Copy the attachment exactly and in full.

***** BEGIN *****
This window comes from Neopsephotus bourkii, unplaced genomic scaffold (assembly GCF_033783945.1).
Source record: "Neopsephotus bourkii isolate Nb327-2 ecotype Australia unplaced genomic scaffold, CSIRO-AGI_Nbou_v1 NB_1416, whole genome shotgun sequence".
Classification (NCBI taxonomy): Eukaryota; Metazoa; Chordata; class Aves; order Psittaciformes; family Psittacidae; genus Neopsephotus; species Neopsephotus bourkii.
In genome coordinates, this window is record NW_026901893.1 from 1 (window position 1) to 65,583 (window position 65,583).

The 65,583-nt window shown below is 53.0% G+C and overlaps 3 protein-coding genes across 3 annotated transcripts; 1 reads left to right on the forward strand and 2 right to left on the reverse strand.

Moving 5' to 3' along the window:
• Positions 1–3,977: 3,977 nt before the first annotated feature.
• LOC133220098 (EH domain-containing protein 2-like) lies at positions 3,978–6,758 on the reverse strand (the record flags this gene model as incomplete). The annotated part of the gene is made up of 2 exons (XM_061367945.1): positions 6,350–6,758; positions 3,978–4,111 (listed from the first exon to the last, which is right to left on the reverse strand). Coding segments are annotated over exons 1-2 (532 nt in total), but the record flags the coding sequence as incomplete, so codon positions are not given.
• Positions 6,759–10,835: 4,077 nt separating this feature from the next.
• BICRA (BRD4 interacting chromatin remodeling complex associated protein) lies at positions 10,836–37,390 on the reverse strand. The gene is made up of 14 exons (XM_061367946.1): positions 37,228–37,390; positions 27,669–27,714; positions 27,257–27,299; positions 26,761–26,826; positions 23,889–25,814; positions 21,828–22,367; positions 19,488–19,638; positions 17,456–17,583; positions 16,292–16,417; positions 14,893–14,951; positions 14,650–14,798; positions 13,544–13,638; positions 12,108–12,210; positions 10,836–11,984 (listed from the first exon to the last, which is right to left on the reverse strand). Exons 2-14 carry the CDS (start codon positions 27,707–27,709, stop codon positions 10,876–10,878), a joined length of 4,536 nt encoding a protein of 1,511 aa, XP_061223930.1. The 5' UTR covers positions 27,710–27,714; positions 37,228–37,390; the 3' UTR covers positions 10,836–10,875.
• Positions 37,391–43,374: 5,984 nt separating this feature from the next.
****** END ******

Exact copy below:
This window comes from Neopsephotus bourkii, unplaced genomic scaffold (assembly GCF_033783945.1).
Source record: "Neopsephotus bourkii isolate Nb327-2 ecotype Australia unplaced genomic scaffold, CSIRO-AGI_Nbou_v1 NB_1416, whole genome shotgun sequence".
Classification (NCBI taxonomy): Eukaryota; Metazoa; Chordata; class Aves; order Psittaciformes; family Psittacidae; genus Neopsephotus; species Neopsephotus bourkii.
In genome coordinates, this window is record NW_026901893.1 from 1 (window position 1) to 65,583 (window position 65,583).

The 65,583-nt window shown below is 53.0% G+C and overlaps 3 protein-coding genes across 3 annotated transcripts; 1 reads left to right on the forward strand and 2 right to left on the reverse strand.

Moving 5' to 3' along the window:
• Positions 1–3,977: 3,977 nt before the first annotated feature.
• LOC133220098 (EH domain-containing protein 2-like) lies at positions 3,978–6,758 on the reverse strand (the record flags this gene model as incomplete). The annotated part of the gene is made up of 2 exons (XM_061367945.1): positions 6,350–6,758; positions 3,978–4,111 (listed from the first exon to the last, which is right to left on the reverse strand). Coding segments are annotated over exons 1-2 (532 nt in total), but the record flags the coding sequence as incomplete, so codon positions are not given.
• Positions 6,759–10,835: 4,077 nt separating this feature from the next.
• BICRA (BRD4 interacting chromatin remodeling complex associated protein) lies at positions 10,836–37,390 on the reverse strand. The gene is made up of 14 exons (XM_061367946.1): positions 37,228–37,390; positions 27,669–27,714; positions 27,257–27,299; positions 26,761–26,826; positions 23,889–25,814; positions 21,828–22,367; positions 19,488–19,638; positions 17,456–17,583; positions 16,292–16,417; positions 14,893–14,951; positions 14,650–14,798; positions 13,544–13,638; positions 12,108–12,210; positions 10,836–11,984 (listed from the first exon to the last, which is right to left on the reverse strand). Exons 2-14 carry the CDS (start codon positions 27,707–27,709, stop codon positions 10,876–10,878), a joined length of 4,536 nt encoding a protein of 1,511 aa, XP_061223930.1. The 5' UTR covers positions 27,710–27,714; positions 37,228–37,390; the 3' UTR covers positions 10,836–10,875.
• Positions 37,391–43,374: 5,984 nt separating this feature from the next.